“One of the social drawbacks that keeps people in poor health is the lack of facilities for children and others to exercise outdoors,” Ostrowsky said. “Generally speaking, vulnerable communities are not communities in which they build great outdoor recreational facilities. When they told me about the Urban PDA Initiative, it was just perfect. Their mission and our mission are precisely aligned.
See the results
When McKeown spends time in one of New Brunswick’s fields, he first sees young children playing after school. Later in the afternoon, young men and adults begin to appear, accompanied by their children and families. The fields, about 40 feet by 70 feet, are much smaller than regular football fields and the teams are generally 5 to 5. The ball is still in play because the field is fenced.
“In these environments, you’re on the ball all the time,” McKeown said. “The kids get a lot of touches. It’s about having the ability to be creative and sharpen your skills. He is a very different teacher from a normal football field.
McKeown is not only looking to see how the fields are used, but he is also looking for the rough diamond, which could be an exceptional talent.
“Any child who shows a promise, our club has agreed to offer a scholarship to the Players Development Academy for that child to participate for free,” McKeown said. “We will try to include as many of these children as possible in our program. “
Ostrowsky grew up in a time when children would meet on the field or the neighborhood field and play any seasonal sport.
“If there was a field available anywhere near us, we would use it,” Ostrowsky said. “We didn’t have to book it or join a league. We just used it. This is the kind of thing we see with… the Urban Initiative. You see people coming out because they want to use it.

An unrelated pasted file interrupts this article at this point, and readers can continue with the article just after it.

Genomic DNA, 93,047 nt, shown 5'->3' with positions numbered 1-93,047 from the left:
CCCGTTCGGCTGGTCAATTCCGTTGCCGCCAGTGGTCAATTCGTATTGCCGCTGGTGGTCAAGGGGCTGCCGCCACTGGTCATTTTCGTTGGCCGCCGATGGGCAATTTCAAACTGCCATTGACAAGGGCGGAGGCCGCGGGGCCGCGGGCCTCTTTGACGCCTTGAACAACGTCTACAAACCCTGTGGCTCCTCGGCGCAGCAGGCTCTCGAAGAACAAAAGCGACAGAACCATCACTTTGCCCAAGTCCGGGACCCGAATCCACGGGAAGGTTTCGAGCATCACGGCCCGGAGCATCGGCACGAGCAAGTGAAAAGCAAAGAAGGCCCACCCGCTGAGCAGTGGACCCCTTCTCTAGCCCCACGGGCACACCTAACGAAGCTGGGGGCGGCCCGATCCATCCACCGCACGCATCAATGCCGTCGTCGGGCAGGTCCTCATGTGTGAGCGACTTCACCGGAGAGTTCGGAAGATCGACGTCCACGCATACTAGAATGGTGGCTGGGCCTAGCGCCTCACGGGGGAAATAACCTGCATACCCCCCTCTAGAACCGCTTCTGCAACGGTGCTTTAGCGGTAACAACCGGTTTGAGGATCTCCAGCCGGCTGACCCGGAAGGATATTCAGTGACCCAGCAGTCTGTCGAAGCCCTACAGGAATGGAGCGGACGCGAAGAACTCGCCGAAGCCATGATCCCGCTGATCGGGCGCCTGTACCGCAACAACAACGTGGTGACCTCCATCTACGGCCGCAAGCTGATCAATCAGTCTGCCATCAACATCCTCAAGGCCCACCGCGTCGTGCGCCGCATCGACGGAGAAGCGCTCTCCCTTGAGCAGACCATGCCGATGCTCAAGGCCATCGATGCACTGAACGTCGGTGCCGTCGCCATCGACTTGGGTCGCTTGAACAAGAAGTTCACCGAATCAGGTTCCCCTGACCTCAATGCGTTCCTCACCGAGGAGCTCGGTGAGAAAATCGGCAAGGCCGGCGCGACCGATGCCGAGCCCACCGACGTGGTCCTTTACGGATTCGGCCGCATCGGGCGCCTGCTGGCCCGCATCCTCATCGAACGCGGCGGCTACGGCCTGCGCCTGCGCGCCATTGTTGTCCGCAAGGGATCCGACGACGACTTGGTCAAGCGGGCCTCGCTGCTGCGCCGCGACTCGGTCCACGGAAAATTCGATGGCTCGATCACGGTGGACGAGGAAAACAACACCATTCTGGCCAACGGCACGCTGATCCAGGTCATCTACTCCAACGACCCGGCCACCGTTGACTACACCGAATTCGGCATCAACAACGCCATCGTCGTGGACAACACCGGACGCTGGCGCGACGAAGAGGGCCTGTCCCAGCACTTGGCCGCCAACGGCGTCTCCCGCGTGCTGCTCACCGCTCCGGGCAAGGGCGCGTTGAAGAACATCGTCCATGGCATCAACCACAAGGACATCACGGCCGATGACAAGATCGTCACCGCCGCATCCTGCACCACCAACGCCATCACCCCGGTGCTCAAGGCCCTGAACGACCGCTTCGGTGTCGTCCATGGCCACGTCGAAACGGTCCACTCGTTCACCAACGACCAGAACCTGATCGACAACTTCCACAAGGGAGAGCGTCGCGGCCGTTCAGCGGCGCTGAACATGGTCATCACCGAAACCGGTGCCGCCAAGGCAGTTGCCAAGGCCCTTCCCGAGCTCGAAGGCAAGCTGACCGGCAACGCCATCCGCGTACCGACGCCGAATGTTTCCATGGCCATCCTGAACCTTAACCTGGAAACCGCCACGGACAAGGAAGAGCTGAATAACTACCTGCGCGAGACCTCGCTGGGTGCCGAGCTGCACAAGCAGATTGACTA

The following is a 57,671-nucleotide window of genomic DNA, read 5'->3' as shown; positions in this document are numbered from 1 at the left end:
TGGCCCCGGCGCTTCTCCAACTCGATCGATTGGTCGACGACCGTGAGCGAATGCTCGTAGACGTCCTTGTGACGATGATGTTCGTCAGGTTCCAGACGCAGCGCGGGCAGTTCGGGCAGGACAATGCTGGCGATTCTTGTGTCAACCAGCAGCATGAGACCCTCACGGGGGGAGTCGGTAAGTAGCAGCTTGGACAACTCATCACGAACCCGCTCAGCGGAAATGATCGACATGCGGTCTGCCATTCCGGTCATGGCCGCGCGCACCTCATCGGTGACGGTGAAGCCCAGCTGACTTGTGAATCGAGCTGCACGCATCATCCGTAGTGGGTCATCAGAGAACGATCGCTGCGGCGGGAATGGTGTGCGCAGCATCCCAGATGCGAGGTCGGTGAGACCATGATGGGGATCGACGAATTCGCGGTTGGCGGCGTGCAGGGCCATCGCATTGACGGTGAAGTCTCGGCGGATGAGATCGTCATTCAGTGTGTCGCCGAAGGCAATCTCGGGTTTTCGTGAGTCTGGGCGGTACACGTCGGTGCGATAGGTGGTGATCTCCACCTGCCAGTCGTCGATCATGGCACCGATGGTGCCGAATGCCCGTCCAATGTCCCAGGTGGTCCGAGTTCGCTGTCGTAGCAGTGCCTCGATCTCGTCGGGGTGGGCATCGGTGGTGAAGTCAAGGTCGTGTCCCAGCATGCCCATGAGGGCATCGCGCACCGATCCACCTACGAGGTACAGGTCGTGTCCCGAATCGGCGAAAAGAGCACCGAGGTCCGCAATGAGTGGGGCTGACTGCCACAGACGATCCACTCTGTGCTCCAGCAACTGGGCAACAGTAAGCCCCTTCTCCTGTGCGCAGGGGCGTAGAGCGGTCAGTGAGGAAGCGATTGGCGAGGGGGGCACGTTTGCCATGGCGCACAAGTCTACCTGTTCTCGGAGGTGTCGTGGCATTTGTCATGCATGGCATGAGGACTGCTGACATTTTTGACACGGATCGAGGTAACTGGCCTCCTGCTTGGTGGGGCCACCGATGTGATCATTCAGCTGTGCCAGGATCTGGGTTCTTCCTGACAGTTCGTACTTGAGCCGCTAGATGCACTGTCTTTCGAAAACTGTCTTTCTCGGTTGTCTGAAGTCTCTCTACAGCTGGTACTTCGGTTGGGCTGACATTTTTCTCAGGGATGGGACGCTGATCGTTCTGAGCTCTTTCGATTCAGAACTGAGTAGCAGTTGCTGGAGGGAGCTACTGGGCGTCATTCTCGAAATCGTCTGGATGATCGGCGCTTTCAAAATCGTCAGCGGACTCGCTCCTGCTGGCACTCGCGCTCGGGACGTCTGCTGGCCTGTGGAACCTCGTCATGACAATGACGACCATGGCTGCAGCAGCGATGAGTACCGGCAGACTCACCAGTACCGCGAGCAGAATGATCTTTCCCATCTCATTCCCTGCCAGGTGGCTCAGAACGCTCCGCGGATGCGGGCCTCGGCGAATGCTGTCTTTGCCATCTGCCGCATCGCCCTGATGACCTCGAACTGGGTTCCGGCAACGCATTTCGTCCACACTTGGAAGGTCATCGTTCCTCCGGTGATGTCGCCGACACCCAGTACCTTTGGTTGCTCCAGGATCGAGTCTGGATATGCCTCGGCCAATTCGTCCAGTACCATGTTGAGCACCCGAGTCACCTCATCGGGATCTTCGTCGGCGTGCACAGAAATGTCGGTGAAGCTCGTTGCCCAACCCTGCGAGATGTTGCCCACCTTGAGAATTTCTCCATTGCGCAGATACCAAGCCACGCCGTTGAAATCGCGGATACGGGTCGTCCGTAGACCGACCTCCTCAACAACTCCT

An investment worthy of the name
Each football field costs around $ 70,000 to build, which Ostrowsky sees as a worthwhile investment.
“It warms my heart to know that we have actually invested resources in something that will not only be used immediately, but used happily and for the benefit of those who use it,” Ostrowsky said. “People are talking about building recreational complexes with gymnasiums and training grounds that cost millions of dollars. These fields are much cheaper and can be done quickly in areas and land that people may not want. “
McKeown, who was born in Glasgow, Scotland, moved to Kearny, New Jersey, where he played football in high school and then to North Carolina State. He has been with the Players Development Academy for 21 years and is widely recognized for his coaching skills. But he insists that “our reach must be greater”.
The next field will be built in Perth Amboy with an individual sponsor.
Camden, Elizabeth and Paterson are other sites under consideration before the program embarks on plans to expand nationwide to urban areas of major cities.
“There are a lot of places that can use these things as a positive influence,” McKeown said. “These fields serve as a distraction from all negative influences and provide positive socialization while promoting physical and mental well-being.”
Edited by Judith Isacoff and Matthew B. Hall